complete predicate (grammar)

Glossary of Grammatical and Rhetorical Terms

fox - complete subject
In the pangram "The quick brown fox jumps over the lazy dog," the complete predicate is jumps over the lazy dog.". (Yves Adams/Getty Images)

Definition

In traditional English grammar, a complete predicate is made up of a verb or verb phrase along with its objects, complements, and/or adverbial modifiers.  

A verb by itself is sometimes called a simple predicate. Complete predicates are all the words in a sentence that are not part of the complete subject.

See Examples and Observations below. Also see:

 

Examples and Observations

  • "The four boys in the back row of the classroom giggled helplessly.

     
  • "Dr. Mabel stood up and blushed and giggled and looked flustered."
    (Robert A. Heinlein, Time for the Stars. Scribner's, 1956)

     
  • "The engineers struck oil."

     
  • "He sat down and struck a match to light his pipe."
    (Paul Goodman, The Empire City, 1942) 

     
  • "Exactly at six, Martha struck a small silver bell with a silver fork and waited until its clear note had died away."
    (Pam Durban, "Soon." The Southern Review, 1997)

     
  • "The telescreen struck fourteen. He must leave in ten minutes. He had to be back at work by fourteen-thirty.

    "Curiously, the chiming of the hour seemed to have put new heart into him."
    (George Orwell, Nineteen Eighty-Four, 1949)

     
  • "Department stores, with their escalators and clouds of perfume and ranks of nylon lingerie, were like Heaven itself."
    (John Updike, Self-Consciousness, 1989).

     
  • "Momma opened boxes of crispy crackers and we sat around the meat block at the rear of the Store. I sliced onions and Bailey opened two or even three cans of sardines and allowed their juice of oil and fishing boats to ooze down and around the sides."
    (Maya Angelou, I Know Why the Caged Bird Sings, 1969) 

     
  • "After exercising, Stuart would slip on his handsome wool wrapper, tie the cord tightly around his waist, and start for the bathroom, creeping silently through the long dark hall past his mother's and father's room, past the hall closet where the carpet sweeper was kept, past George's room and along by the head of the stairs until he got to the bathroom."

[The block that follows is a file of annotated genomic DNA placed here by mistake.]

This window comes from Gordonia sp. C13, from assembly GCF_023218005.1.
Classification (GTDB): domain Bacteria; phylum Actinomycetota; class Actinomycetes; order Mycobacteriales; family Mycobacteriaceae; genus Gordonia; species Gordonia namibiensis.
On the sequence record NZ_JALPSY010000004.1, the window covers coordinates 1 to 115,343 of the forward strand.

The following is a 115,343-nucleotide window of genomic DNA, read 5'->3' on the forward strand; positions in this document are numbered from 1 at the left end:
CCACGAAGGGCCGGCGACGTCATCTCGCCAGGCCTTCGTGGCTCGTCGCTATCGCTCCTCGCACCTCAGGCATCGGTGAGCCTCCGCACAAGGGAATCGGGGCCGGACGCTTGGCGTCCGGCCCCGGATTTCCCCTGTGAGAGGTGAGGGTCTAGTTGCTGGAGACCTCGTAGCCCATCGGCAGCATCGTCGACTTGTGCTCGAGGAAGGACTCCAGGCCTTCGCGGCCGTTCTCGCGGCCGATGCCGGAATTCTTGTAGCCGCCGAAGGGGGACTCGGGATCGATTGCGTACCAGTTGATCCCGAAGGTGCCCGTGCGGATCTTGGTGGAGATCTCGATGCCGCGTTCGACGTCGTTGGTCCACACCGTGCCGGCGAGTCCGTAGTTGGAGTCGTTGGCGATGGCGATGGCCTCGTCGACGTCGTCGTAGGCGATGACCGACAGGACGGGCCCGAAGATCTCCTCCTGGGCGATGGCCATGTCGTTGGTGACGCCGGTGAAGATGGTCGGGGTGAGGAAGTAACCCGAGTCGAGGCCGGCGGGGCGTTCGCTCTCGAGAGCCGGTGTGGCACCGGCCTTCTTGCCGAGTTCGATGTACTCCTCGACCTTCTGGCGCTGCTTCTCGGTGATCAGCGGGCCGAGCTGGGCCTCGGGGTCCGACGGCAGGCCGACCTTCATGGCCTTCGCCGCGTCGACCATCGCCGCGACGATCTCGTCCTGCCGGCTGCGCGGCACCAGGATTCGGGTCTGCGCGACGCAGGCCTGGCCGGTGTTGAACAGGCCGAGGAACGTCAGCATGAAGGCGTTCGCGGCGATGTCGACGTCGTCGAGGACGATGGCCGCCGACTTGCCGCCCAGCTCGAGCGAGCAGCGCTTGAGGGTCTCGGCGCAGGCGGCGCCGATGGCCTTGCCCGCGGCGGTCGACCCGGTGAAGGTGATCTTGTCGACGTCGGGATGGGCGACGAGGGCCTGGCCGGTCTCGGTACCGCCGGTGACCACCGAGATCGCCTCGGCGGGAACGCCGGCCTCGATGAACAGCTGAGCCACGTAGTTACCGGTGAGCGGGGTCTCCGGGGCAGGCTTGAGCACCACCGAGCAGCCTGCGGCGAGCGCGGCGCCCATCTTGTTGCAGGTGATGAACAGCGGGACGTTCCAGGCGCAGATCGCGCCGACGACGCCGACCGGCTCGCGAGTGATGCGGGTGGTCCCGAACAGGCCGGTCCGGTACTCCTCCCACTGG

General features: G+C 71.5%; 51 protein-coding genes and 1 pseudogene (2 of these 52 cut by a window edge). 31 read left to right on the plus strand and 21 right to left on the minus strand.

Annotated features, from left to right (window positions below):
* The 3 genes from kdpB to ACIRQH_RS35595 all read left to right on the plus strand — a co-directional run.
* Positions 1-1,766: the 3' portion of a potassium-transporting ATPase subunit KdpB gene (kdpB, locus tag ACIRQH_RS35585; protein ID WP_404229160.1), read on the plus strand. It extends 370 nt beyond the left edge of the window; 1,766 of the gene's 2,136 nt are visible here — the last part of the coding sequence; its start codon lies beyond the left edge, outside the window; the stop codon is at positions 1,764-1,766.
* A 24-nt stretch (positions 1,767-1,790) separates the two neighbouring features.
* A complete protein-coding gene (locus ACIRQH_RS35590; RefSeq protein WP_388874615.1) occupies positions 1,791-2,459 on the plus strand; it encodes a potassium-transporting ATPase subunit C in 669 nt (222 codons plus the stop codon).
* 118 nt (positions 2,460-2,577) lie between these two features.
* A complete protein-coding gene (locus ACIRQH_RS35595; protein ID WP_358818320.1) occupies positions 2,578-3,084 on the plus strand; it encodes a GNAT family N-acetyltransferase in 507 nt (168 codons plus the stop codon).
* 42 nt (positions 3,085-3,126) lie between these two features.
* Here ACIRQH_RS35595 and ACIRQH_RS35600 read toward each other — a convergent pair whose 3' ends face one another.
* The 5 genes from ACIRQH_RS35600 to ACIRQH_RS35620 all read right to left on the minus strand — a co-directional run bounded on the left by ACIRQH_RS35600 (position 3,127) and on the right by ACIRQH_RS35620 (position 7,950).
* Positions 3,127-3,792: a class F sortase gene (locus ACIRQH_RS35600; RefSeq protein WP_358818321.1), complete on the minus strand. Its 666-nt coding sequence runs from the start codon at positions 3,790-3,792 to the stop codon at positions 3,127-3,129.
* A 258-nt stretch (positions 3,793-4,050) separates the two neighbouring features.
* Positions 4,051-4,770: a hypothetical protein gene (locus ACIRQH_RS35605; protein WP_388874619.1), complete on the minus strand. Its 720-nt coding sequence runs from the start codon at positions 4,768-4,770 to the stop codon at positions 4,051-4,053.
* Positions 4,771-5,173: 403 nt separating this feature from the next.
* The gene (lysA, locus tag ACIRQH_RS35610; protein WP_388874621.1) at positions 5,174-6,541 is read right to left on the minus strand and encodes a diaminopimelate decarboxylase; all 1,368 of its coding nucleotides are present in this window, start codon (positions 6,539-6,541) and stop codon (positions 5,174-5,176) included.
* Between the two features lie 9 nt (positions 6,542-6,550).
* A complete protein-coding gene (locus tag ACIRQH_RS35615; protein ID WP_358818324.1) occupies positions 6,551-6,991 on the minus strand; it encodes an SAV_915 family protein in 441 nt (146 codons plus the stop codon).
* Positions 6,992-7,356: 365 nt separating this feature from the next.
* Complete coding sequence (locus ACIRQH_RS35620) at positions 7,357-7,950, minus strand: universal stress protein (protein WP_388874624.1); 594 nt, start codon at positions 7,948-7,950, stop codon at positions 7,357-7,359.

(E.B. White, Stuart Little, 1945)   

     
  • Testing to Find the Complete Predicate
    "To figure out which words make up the complete predicate:
    (1) Examine the sentence: 'The pain from a headache generally persists for about a day.'
    (2) Ask yourself what the subject ( The pain) does.
    The answer is the pain 'generally persists for about a day.' That is the complete predicate.
    (3) Make up a sentence with a subject and a complete predicate."
    (Pamela Rice Hahn and Dennis E. Hensley, Macmillan Teach Yourself Grammar and Style in 24 Hours. Macmillan, 2000)

     
  • Fronting
    "In some alternatively ordered sentences, the subject is not the first element to appear in the sentence. Some element of the complete predicate is fronted or placed at the beginning of the sentence in front of the subject. Fronting shifts emphasis from the subject to the fronted element in the sentence:
    At the beach, I always feel content.
    Never could I have imagined the horrors that awaited us.
    The first sentence begins with the adverbial at the beach. Though the phrase precedes the subject I, it is still a part of the complete predicate. At the beach modifies the verb feel. . . . The second sentence begins with the adverb never and the modal auxiliary verb could. Though it precedes the subject, could is still a part of the verb phrase could have imagined."
    (Michael Strumpf and Auriel Douglas, The Grammar Bible. Owl Books, 2004)